Home' Defence Technology Review : DTR APR 2017 Contents 15
DEFENCE TECHNOLOGY REVIEW | ISSUE 30 | APR 2017
dtrmagazine.com | Follow us now on
A version of the General Dynamics
Land Systems (GDLS) LAV 700 made
its first public appearance at the IDEX
2017 defence exhibition in February.
The LAV 700 is the latest and most
advanced member of the LAV 8x8 fam-
ily, and understood to be in production
for Saudi Arabia under a February 2014
contract worth around AUD$10 billion.
The Saudi deal, which is not without con-
troversy in Canada, is for some 900 LAV
700s, many of which will be equipped
with medium-calibre cannon in turrets
supplied by Belgium’s CMI Defence. First
deliveries are believed to be imminent.
The LAV 700 has a gross vehicle mass
(GVM) of 32 tonnes, of which around 11
tonnes is available payload for personnel,
turrets, mission systems and protection.
It is powered by a 711hp Caterpillar C13
diesel engine coupled to a 7-speed au-
tomatic transmission and GDLS’ unique
series 6.0 driveline and hydropneumatic
suspension, which includes disc brakes.
The LAV 700 features a double-V hull
and scalable protection to match the op-
erational threat, including add-on armour
packages to defeat kinetic threats from
14.5mm armour-piercing up to 25mm
or 30mm cannon rounds. Other kits can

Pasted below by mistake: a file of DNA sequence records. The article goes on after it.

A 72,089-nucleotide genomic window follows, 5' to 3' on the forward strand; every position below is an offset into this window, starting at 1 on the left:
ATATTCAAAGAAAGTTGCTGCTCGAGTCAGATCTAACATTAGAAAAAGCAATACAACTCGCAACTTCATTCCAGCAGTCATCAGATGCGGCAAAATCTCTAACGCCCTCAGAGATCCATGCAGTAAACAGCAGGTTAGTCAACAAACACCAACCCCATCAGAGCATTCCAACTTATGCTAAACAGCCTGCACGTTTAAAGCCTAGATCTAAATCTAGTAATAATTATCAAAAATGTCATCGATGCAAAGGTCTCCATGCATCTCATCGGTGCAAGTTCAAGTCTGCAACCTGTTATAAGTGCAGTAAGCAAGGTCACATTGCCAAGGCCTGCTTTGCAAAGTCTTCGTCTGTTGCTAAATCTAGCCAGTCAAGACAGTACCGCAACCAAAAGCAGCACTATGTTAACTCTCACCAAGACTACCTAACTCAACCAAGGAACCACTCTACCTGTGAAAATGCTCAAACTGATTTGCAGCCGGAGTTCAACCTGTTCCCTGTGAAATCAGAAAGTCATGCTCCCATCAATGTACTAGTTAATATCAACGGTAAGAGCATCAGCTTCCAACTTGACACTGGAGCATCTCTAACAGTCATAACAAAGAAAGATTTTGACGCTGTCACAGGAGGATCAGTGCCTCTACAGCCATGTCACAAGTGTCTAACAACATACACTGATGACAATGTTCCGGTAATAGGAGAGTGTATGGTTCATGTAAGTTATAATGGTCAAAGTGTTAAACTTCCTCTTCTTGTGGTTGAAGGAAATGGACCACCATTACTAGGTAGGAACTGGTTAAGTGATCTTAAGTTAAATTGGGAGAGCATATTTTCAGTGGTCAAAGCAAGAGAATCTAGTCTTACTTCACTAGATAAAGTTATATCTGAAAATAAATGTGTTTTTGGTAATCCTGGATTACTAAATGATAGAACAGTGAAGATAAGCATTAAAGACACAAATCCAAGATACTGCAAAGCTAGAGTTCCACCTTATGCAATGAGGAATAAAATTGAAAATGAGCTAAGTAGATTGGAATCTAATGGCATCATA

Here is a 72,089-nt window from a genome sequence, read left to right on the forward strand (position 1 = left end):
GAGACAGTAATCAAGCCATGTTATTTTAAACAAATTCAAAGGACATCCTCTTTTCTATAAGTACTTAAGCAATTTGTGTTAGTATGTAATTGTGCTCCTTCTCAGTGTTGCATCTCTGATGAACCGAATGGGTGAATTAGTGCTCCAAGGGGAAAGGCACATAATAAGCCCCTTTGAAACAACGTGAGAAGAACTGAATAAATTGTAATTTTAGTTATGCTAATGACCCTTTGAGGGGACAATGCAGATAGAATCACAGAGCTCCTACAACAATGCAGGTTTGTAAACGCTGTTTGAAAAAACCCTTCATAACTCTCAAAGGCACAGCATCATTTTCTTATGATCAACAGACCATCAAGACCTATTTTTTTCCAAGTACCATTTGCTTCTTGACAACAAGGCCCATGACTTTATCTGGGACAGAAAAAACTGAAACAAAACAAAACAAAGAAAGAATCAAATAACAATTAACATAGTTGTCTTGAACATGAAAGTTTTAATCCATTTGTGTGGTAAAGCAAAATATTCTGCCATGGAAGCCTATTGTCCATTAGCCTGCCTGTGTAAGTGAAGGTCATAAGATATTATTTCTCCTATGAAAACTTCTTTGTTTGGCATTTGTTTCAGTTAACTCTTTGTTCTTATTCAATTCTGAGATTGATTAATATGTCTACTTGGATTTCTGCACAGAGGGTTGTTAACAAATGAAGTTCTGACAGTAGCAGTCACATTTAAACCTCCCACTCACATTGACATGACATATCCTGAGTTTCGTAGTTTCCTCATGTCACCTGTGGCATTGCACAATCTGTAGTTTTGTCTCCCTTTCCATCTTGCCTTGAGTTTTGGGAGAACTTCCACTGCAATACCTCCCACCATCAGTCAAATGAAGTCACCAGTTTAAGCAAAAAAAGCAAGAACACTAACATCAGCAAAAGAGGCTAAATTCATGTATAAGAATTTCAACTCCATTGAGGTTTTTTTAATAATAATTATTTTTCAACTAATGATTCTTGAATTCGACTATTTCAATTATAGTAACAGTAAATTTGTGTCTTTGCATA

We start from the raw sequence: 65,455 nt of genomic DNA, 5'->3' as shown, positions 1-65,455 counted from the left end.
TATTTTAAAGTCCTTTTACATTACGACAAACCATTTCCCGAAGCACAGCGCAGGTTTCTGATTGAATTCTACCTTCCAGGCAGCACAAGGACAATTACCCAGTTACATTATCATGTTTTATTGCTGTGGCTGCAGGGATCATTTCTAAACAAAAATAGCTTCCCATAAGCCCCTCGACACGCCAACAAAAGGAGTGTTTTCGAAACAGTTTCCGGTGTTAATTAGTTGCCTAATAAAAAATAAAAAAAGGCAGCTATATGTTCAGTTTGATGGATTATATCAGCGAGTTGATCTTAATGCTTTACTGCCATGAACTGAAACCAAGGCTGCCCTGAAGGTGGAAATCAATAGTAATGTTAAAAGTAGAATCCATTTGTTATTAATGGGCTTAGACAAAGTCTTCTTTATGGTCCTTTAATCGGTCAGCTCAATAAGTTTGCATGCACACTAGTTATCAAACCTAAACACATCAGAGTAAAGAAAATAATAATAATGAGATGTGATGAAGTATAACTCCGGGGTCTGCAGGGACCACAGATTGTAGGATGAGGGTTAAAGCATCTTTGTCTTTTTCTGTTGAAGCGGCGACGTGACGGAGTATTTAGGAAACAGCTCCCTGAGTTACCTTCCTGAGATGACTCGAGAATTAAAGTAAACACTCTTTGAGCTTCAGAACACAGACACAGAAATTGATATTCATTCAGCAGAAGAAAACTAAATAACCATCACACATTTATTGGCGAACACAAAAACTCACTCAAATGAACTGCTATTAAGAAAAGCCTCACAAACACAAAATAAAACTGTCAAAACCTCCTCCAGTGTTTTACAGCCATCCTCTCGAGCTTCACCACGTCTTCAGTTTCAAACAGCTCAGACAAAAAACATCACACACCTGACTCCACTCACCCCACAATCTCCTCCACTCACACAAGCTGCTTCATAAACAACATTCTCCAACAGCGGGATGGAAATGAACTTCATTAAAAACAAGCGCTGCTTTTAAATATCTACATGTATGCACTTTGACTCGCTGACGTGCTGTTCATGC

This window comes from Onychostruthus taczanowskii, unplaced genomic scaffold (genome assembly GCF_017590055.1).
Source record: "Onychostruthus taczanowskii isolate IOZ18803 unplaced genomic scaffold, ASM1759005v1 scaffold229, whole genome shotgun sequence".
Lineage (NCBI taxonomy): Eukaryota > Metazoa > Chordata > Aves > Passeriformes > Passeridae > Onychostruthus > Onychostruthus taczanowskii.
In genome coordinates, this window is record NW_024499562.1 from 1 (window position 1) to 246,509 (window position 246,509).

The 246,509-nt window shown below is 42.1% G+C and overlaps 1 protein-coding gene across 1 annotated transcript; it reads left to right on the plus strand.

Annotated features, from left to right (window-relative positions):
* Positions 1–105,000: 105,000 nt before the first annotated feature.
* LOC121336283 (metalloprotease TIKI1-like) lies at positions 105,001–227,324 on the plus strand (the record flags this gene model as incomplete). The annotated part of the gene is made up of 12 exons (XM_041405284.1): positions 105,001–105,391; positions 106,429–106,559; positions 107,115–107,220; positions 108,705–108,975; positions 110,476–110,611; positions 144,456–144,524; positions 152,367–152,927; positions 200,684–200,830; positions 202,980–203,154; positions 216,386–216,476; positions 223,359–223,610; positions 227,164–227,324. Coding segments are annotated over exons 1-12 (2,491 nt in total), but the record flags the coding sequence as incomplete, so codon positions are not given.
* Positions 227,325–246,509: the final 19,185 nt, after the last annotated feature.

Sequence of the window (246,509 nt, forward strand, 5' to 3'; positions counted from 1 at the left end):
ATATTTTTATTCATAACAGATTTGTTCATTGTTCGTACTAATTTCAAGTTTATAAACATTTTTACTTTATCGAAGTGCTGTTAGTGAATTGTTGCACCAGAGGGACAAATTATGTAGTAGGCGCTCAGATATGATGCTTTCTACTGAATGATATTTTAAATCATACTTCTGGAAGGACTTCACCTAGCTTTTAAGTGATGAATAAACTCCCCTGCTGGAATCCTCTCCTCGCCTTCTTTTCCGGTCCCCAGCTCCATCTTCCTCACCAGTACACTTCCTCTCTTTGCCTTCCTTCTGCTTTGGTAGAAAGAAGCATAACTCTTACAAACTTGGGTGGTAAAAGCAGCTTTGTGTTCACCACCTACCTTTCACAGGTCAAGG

LAV 700 makes an appearance
RBS 70 follow-on order for Brazil
be fitted to provide protection against
explosively-formed projectiles and rock-
et-propelled grenades. All crew and pas-
sengers are provided with blast attenu-
ating seating. The vehicle can receive a
multi-spectral camouflage covering to
reduce visual, infra-red (IR) and radar
signatures, and is compatible with vari-
ous types of active protection systems.
To support a multitude of combat
and combat support missions the LAV
700 can be fitted with 30/40mm me-
dium-calibre turrets (both manned and
unmanned) for personnel carrier and fire
support roles, an anti-tank guided missile
system, 90mm or 105mm assault gun or
120mm mortar. It can also be configured
as an ambulance or for repair/recovery,
reconnaissance and surveillance roles.
The vehicle displayed at IDEX came
with an array of equipment and onboard
systems designed to showcase a fully
integrated command post (CP) variant.
With a digital architecture, the LAV 700
CP variant featured redundant CANBUS
control and monitoring of automotive sys-
tems, networked warning and safety sys-
tems, high-speed Ethernet for high-end
sensors, integrated communications and
a distributed computing layer comprising
smart display units and rugged laptops
at each crew station. Various vetronic
and command, control, communications,
computing and intelligence, surveillance
and reconnaissance applications allow
the crew to seamlessly share data.
The vehicle crew includes a driver,
commander and gunner, as well as three
CP operators and a staff officer (such as
a battalion or brigade commander), with
provisions for a sentry. A 360-degree sit-
uational awareness system provides IR